These sealed believers are so thankful for their salvation that they respond in utter graciousness. They become servants of the living God. No longer do they look like the world that is being judged. No longer do they engage in the practices of the world being judged. No longer are they instruments of the world being used to extend the idolatry of the world. They are servants of God who worship before the throne and serve him day and night (Rev 7:15). This is their act of thanks and worship.
They are a people from every tribe and nation and people and language who have been set apart from the world and who have committed themselves and been committed to Jesus Christ. They are the reconstituted people of God. They are wearing white robes which verse 14 tells us have been made white in the blood of the Lamb. They feast on the food he supplies, they experience his protection from the elements; they are led by him and comforted by him.
People of God, the great gift of Christ isn’t just the forgiveness of sins, though that is wonderful. And it isn’t just the gift of righteousness and holiness, though that is awesome as well. But the great gift of Christ according to the 7th chapter of Revelation is his ability to save his people from the wrath of God that is being poured out on those who don’t believe (Rom 1:18).
And isn’t that what the communion table is all about: the provision of the Lord, his protection from judgment, his promise to comfort his people, to dress them in robes of righteousness and to shepherd them from this world into the heavenly Jerusalem? 2
And so, on this day of thanksgiving we have an awful lot for which to be thankful. For we are part of those whom Jonathan Edwards declares are daily coming from the east, west, north and south and who were once in the miserable condition [of living under God’s wrath but who] are now in a happy state, with hearts filled with love to him who has loved [us], and washed [us] from [our] sins [with] his own blood rejoicing in [the] hope of the glory of God. 1
1 Jonathan Edwards, Sinners in the Hands of an Angry God, http://www.ccel.org/ccel/edwards/sermons.sinners.html
“The wrath of God is like great waters that are dammed for the present; they increase more and more, and rise higher and higher, till an outlet is given; and the longer the stream is stopped, the more rapid and mighty is its course, when once it is let loose. It is true, that judgment against your evil works has not been executed hitherto; the floods of God’s vengeance have been withheld; but your guilt in the mean time is constantly increasing, and you are every day treasuring up more wrath; the waters are constantly rising, and waxing more and more mighty; and there is nothing but the mere pleasure of God, that holds the waters back, that are unwilling to be stopped, and press hard to go forward. If God should only withdraw his hand from the flood-gate, it would immediately fly open, and the fiery floods of the fierceness and wrath of God, would rush forth with inconceivable fury, and would come upon you with omnipotent power; and if your strength were ten thousand times greater than it is, yea, ten thousand times greater than the strength of the stoutest, sturdiest devil in hell, it would be nothing to withstand or endure it.”1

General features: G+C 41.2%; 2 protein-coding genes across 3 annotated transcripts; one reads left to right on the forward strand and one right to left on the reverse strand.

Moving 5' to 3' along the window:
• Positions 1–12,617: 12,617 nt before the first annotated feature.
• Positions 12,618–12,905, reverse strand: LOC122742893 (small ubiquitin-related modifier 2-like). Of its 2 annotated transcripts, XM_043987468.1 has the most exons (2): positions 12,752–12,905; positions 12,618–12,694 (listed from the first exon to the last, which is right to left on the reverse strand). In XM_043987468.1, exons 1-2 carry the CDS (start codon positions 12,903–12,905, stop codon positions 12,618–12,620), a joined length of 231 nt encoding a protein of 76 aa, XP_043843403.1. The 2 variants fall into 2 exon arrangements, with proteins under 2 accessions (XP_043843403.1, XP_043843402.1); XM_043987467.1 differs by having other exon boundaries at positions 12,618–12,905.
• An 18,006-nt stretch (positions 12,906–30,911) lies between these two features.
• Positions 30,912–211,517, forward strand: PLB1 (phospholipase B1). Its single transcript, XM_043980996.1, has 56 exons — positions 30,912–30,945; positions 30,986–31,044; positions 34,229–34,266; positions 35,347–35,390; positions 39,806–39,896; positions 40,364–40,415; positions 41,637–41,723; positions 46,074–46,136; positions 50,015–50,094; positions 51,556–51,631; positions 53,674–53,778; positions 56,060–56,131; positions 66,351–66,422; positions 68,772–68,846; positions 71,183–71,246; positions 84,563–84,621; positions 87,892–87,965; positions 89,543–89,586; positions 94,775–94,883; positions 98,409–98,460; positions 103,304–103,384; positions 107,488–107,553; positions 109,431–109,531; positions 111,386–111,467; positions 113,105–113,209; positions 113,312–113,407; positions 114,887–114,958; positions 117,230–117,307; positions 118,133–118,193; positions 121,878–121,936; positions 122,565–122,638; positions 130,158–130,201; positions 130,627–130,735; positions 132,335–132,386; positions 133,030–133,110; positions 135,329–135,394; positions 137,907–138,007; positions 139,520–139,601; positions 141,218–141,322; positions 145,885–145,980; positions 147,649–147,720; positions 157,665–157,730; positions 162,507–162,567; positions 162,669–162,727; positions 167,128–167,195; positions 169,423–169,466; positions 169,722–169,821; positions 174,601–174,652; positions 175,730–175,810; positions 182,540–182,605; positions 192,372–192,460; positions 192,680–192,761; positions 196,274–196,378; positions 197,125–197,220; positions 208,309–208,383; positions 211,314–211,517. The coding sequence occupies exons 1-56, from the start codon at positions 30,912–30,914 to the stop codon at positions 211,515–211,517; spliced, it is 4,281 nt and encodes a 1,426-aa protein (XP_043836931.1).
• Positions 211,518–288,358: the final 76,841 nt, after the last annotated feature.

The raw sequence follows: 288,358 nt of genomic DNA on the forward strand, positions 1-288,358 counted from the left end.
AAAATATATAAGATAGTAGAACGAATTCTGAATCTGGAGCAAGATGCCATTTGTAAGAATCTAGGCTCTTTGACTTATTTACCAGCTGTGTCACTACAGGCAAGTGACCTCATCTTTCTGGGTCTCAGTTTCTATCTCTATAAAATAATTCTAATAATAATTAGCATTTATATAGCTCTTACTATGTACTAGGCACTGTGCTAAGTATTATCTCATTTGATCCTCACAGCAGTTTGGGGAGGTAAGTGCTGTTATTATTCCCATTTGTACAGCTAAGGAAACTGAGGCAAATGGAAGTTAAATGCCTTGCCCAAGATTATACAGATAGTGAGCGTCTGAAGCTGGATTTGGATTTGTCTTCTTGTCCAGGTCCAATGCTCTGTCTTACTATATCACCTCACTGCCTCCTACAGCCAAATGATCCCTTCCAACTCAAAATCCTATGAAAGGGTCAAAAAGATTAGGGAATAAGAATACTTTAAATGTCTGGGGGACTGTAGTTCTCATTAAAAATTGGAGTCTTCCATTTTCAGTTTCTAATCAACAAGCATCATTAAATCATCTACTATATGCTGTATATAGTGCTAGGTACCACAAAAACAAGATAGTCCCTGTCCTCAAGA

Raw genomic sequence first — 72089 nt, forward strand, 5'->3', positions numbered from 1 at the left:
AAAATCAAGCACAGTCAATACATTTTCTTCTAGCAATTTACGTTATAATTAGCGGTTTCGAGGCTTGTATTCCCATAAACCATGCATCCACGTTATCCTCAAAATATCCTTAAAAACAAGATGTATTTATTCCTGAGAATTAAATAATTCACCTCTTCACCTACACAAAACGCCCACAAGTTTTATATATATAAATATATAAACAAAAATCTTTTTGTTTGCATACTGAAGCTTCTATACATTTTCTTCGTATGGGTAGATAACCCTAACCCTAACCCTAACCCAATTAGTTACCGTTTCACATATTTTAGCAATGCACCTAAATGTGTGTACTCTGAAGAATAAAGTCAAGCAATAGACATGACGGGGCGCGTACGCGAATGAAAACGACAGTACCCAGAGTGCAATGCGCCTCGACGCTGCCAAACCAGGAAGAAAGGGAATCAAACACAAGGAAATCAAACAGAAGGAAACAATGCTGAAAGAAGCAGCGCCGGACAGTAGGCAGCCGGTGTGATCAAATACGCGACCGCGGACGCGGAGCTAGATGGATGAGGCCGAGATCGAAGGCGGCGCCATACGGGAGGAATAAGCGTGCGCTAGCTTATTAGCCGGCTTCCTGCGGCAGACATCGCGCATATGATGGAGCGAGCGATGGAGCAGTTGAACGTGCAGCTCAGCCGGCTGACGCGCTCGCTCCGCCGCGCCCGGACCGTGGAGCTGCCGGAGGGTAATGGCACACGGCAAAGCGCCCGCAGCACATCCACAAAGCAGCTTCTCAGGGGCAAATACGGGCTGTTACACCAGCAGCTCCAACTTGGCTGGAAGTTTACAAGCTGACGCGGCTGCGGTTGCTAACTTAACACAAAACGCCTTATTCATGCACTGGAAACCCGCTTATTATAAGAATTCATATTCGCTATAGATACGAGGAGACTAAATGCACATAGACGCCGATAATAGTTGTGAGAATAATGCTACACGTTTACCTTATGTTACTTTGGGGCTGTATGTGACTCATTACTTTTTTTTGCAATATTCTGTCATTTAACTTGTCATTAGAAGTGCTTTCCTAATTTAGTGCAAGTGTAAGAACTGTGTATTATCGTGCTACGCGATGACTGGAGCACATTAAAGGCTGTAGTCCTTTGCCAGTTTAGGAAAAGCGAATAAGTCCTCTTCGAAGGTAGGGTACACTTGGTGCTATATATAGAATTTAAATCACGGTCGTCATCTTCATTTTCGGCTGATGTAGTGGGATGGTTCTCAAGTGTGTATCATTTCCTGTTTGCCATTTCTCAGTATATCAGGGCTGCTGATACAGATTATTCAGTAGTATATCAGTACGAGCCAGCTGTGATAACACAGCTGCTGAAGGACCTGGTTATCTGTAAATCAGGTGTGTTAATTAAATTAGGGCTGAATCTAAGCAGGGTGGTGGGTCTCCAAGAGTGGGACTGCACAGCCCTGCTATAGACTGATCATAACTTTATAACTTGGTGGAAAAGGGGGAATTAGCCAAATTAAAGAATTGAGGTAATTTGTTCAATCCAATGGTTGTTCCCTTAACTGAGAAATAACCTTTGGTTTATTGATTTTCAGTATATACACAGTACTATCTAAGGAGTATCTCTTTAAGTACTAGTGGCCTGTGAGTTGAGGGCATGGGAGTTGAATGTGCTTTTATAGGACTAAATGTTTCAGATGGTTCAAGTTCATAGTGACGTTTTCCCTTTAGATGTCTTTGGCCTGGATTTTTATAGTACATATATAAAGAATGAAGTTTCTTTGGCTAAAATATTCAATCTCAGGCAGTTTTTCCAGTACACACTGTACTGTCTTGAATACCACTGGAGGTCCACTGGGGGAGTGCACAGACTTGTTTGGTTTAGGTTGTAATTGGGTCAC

“Many are daily coming from the east, west, north and south; many that were very lately in the same miserable condition that you are in, are now in a happy state, with their hearts filled with love to him who has loved them, and washed them from their sins in his own blood, and rejoicing in hope of the glory of God.”
2 The scriptural support for all of this would be numerous for a holiday sermon, so today, I will simply remind you of these words from the Heidelberg catechism:
First, as surely as I see with my eyes the bread of the Lord broken for me and the cup shared with me, so surely his body was offered and broken for me and his blood poured out for me on the cross…he nourishes and refreshes my soul for eternal life with his crucified body and poured-out blood. (Q75)
Through the Holy Spirit, who lives both in Christ and in us, we are united more and more to Christ’s blessed body. And so, although he is in heaven and we are on earth, we are flesh of his flesh and bone of his bone. And we forever live on and are governed by one Spirit, as the members of our body are by one soul. (Q76)